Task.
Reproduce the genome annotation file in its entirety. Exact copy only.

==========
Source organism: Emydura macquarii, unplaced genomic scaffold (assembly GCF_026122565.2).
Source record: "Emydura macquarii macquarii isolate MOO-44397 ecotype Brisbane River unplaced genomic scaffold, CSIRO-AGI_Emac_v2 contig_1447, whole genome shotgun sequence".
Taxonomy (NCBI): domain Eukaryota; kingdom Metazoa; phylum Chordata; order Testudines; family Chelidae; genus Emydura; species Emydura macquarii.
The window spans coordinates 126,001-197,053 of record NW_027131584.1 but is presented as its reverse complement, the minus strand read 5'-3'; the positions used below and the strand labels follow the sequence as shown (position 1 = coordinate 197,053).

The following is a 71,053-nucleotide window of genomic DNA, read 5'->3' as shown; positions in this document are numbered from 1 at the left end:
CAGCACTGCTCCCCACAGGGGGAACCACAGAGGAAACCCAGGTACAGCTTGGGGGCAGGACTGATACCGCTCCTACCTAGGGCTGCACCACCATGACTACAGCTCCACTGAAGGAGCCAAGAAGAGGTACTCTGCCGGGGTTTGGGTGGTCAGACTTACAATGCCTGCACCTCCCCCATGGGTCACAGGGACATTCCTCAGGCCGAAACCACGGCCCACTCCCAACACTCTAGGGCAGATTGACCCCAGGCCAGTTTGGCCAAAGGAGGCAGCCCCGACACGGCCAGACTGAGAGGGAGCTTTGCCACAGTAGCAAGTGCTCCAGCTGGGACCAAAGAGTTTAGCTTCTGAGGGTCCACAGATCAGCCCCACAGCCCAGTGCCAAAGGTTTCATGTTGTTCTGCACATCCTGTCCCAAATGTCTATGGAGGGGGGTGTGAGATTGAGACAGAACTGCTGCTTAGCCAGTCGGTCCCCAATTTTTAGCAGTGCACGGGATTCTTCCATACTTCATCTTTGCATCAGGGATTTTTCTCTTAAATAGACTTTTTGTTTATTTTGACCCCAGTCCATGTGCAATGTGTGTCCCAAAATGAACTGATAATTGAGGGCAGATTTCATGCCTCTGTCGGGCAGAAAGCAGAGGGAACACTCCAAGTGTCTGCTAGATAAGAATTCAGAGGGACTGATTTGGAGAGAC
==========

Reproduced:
Source organism: Emydura macquarii, unplaced genomic scaffold (assembly GCF_026122565.2).
Source record: "Emydura macquarii macquarii isolate MOO-44397 ecotype Brisbane River unplaced genomic scaffold, CSIRO-AGI_Emac_v2 contig_1447, whole genome shotgun sequence".
Taxonomy (NCBI): domain Eukaryota; kingdom Metazoa; phylum Chordata; order Testudines; family Chelidae; genus Emydura; species Emydura macquarii.
The window spans coordinates 126,001-197,053 of record NW_027131584.1 but is presented as its reverse complement, the minus strand read 5'-3'; the positions used below and the strand labels follow the sequence as shown (position 1 = coordinate 197,053).

The following is a 71,053-nucleotide window of genomic DNA, read 5'->3' as shown; positions in this document are numbered from 1 at the left end:
CAGCACTGCTCCCCACAGGGGGAACCACAGAGGAAACCCAGGTACAGCTTGGGGGCAGGACTGATACCGCTCCTACCTAGGGCTGCACCACCATGACTACAGCTCCACTGAAGGAGCCAAGAAGAGGTACTCTGCCGGGGTTTGGGTGGTCAGACTTACAATGCCTGCACCTCCCCCATGGGTCACAGGGACATTCCTCAGGCCGAAACCACGGCCCACTCCCAACACTCTAGGGCAGATTGACCCCAGGCCAGTTTGGCCAAAGGAGGCAGCCCCGACACGGCCAGACTGAGAGGGAGCTTTGCCACAGTAGCAAGTGCTCCAGCTGGGACCAAAGAGTTTAGCTTCTGAGGGTCCACAGATCAGCCCCACAGCCCAGTGCCAAAGGTTTCATGTTGTTCTGCACATCCTGTCCCAAATGTCTATGGAGGGGGGTGTGAGATTGAGACAGAACTGCTGCTTAGCCAGTCGGTCCCCAATTTTTAGCAGTGCACGGGATTCTTCCATACTTCATCTTTGCATCAGGGATTTTTCTCTTAAATAGACTTTTTGTTTATTTTGACCCCAGTCCATGTGCAATGTGTGTCCCAAAATGAACTGATAATTGAGGGCAGATTTCATGCCTCTGTCGGGCAGAAAGCAGAGGGAACACTCCAAGTGTCTGCTAGATAAGAATTCAGAGGGACTGATTTGGAGAGAC